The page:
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If the 105 shifters are 10-speed they won't work with your 9-speed cassette. Although if they are 10-speed shifters you could replace the cassette with a 10-speed Shimano cassette and new 10-speed chain.
Some 10-speed 105 shifters are double/triple compatible some are double only. Do you have a double crankset or a triple crankset?

If you do not want to change the cassette and chain to 10-speed then you will need 9-speed Shimano shifters. And they will work with either a double crankset or triple crankset.

Last edited by Al1943; 08-07-13 at 04:23 PM.
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Old 08-07-13, 07:05 PM   #13
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Quote:
Originally Posted by plx View Post
They only have 1000miles surely they will last a lot more, no?
How do you think they're worth?
Those are 5600-series shifters. If they currently work and they really only have 100-miles on them (who can tell?) and they haven't been crashed, then they are definitely worth $100.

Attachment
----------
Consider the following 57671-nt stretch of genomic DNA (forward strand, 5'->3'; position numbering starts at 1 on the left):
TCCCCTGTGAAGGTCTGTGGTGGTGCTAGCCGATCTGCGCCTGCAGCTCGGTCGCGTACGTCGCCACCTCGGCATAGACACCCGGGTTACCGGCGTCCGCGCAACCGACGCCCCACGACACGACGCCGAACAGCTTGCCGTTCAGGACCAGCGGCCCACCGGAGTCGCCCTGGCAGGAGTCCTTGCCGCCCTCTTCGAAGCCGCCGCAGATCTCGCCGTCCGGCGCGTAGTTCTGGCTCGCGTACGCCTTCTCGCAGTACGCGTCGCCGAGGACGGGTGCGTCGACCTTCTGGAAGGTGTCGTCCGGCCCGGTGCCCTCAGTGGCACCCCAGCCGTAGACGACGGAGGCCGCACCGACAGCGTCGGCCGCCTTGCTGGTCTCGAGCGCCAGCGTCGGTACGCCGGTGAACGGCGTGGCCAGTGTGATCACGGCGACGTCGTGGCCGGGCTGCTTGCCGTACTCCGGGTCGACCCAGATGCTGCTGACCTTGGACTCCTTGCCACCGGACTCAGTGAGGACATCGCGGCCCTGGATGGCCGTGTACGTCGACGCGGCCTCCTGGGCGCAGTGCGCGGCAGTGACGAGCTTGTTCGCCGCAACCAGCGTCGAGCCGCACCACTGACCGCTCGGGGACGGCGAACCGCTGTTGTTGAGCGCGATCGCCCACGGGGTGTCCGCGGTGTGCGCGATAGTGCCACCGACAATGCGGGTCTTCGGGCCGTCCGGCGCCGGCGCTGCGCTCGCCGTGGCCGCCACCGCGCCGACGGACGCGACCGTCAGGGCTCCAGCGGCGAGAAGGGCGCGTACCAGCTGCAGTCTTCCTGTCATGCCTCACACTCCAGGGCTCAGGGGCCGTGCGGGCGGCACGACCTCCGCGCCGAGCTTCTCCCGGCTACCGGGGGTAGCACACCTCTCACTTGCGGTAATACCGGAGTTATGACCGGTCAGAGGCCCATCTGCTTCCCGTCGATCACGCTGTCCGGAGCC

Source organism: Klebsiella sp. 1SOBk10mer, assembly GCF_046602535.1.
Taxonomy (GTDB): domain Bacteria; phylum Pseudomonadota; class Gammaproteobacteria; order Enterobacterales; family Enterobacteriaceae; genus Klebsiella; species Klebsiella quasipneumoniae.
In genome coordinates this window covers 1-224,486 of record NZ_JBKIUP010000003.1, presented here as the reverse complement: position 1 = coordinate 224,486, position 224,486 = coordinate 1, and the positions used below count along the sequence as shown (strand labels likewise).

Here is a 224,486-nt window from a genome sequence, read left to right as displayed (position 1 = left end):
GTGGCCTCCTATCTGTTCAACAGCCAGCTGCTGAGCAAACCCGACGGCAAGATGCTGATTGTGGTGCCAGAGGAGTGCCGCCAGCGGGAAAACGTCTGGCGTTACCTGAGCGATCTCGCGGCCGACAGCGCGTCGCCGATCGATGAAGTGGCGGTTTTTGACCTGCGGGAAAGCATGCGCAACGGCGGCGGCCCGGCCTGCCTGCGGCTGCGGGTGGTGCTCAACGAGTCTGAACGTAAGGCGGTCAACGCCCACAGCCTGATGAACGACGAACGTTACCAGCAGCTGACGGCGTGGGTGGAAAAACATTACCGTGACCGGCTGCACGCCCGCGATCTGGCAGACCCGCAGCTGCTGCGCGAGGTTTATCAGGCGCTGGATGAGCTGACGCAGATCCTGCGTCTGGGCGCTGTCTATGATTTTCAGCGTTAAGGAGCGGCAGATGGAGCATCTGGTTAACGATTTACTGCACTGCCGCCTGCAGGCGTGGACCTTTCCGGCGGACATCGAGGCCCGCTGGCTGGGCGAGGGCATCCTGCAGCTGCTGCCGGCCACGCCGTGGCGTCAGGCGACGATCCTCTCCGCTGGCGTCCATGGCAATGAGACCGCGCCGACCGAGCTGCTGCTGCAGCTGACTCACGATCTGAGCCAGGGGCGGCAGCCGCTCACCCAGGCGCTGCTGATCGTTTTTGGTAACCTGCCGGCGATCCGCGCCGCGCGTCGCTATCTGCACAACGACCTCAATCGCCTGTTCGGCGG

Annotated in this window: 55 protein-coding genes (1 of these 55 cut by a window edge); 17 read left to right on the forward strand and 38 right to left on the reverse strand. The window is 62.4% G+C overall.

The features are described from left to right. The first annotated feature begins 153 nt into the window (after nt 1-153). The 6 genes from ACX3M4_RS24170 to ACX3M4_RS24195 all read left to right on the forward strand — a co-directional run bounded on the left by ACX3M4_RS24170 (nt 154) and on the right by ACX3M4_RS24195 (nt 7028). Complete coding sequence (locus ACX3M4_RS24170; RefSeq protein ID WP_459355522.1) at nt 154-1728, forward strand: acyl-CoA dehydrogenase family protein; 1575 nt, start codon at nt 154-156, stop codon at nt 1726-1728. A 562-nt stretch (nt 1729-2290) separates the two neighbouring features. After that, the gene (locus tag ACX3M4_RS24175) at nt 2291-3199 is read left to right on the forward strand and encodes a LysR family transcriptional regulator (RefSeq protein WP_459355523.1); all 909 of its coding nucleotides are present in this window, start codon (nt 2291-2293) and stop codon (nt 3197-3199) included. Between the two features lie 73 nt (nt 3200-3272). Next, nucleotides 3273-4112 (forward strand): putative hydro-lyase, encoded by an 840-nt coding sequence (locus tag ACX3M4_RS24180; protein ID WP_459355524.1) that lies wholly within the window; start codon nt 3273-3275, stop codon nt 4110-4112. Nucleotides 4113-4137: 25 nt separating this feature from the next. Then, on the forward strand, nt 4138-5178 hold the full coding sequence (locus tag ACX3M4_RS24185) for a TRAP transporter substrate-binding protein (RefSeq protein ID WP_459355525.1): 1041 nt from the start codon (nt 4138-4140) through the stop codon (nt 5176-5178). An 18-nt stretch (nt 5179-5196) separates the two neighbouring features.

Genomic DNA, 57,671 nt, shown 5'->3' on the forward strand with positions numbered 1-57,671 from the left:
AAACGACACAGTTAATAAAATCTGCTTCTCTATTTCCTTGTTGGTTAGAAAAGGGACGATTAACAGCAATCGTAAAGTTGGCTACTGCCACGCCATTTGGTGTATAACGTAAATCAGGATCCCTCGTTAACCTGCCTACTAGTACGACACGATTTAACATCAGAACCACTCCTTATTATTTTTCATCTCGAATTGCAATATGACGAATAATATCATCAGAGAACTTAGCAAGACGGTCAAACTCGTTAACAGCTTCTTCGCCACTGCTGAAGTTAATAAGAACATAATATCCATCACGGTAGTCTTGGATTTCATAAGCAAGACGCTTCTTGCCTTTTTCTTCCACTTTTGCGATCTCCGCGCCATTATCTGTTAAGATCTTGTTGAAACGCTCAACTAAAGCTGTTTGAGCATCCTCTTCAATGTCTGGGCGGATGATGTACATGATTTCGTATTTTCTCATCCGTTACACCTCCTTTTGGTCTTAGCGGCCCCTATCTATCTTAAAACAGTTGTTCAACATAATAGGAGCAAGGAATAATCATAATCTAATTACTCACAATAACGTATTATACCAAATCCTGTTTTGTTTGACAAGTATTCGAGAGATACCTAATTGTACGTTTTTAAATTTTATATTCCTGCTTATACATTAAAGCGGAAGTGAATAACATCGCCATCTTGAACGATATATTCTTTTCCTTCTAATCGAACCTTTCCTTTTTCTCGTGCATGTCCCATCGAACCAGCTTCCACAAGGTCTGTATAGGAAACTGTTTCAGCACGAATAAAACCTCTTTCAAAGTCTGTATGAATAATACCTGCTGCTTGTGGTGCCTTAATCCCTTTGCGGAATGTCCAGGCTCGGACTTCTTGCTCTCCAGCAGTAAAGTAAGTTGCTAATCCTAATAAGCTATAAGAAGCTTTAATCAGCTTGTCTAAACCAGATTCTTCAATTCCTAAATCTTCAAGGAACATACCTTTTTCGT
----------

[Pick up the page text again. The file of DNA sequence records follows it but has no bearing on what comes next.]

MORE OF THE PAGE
The one picture that is blurry is the key to the future durability. There were some early 5600-series shifters which were supposed to work with either triple or double gearing. They were usually used with doubles and very often would break if you tried to force a shift into the "missing" gear. This led to the production of 5601 and 5603 shifters, which are labeled "double" and "triple" respectively on the left shifter. Either way, it's a great set of shifters if you treat them right. I've seen some debate as to whether the new 5700-series is even an upgrade over 5600.